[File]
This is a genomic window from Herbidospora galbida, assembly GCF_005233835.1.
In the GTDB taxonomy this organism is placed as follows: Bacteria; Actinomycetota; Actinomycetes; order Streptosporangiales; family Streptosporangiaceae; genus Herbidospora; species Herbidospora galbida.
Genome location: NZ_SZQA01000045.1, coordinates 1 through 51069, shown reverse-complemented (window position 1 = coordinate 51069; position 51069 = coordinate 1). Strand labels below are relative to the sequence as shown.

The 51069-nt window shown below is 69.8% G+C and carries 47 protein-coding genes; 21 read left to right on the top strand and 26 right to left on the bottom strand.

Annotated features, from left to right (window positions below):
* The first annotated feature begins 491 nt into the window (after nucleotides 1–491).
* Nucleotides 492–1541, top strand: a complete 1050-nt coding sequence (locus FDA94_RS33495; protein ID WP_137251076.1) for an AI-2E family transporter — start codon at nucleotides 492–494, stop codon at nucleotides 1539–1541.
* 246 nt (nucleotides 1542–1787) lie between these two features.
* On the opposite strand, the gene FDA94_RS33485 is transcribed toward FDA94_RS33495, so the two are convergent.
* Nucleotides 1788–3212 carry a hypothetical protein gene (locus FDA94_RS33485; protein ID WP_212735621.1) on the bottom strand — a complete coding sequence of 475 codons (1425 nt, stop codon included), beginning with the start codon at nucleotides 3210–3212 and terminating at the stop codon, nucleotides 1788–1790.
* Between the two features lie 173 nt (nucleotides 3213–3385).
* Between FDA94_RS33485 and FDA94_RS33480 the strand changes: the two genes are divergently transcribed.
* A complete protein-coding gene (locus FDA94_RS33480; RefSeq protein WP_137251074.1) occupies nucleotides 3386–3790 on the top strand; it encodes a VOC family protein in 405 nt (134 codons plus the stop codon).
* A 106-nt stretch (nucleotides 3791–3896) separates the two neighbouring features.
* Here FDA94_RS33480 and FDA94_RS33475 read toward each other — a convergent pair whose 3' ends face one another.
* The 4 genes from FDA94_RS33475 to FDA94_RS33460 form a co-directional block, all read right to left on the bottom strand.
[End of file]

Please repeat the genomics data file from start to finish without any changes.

This is a genomic window from Herbidospora galbida, assembly GCF_005233835.1.
In the GTDB taxonomy this organism is placed as follows: Bacteria; Actinomycetota; Actinomycetes; order Streptosporangiales; family Streptosporangiaceae; genus Herbidospora; species Herbidospora galbida.
Genome location: NZ_SZQA01000045.1, coordinates 1 through 51069, shown reverse-complemented (window position 1 = coordinate 51069; position 51069 = coordinate 1). Strand labels below are relative to the sequence as shown.

The 51069-nt window shown below is 69.8% G+C and carries 47 protein-coding genes; 21 read left to right on the top strand and 26 right to left on the bottom strand.

Annotated features, from left to right (window positions below):
* The first annotated feature begins 491 nt into the window (after nucleotides 1–491).
* Nucleotides 492–1541, top strand: a complete 1050-nt coding sequence (locus FDA94_RS33495; protein ID WP_137251076.1) for an AI-2E family transporter — start codon at nucleotides 492–494, stop codon at nucleotides 1539–1541.
* 246 nt (nucleotides 1542–1787) lie between these two features.
* On the opposite strand, the gene FDA94_RS33485 is transcribed toward FDA94_RS33495, so the two are convergent.
* Nucleotides 1788–3212 carry a hypothetical protein gene (locus FDA94_RS33485; protein ID WP_212735621.1) on the bottom strand — a complete coding sequence of 475 codons (1425 nt, stop codon included), beginning with the start codon at nucleotides 3210–3212 and terminating at the stop codon, nucleotides 1788–1790.
* Between the two features lie 173 nt (nucleotides 3213–3385).
* Between FDA94_RS33485 and FDA94_RS33480 the strand changes: the two genes are divergently transcribed.
* A complete protein-coding gene (locus FDA94_RS33480; RefSeq protein WP_137251074.1) occupies nucleotides 3386–3790 on the top strand; it encodes a VOC family protein in 405 nt (134 codons plus the stop codon).
* A 106-nt stretch (nucleotides 3791–3896) separates the two neighbouring features.
* Here FDA94_RS33480 and FDA94_RS33475 read toward each other — a convergent pair whose 3' ends face one another.
* The 4 genes from FDA94_RS33475 to FDA94_RS33460 form a co-directional block, all read right to left on the bottom strand.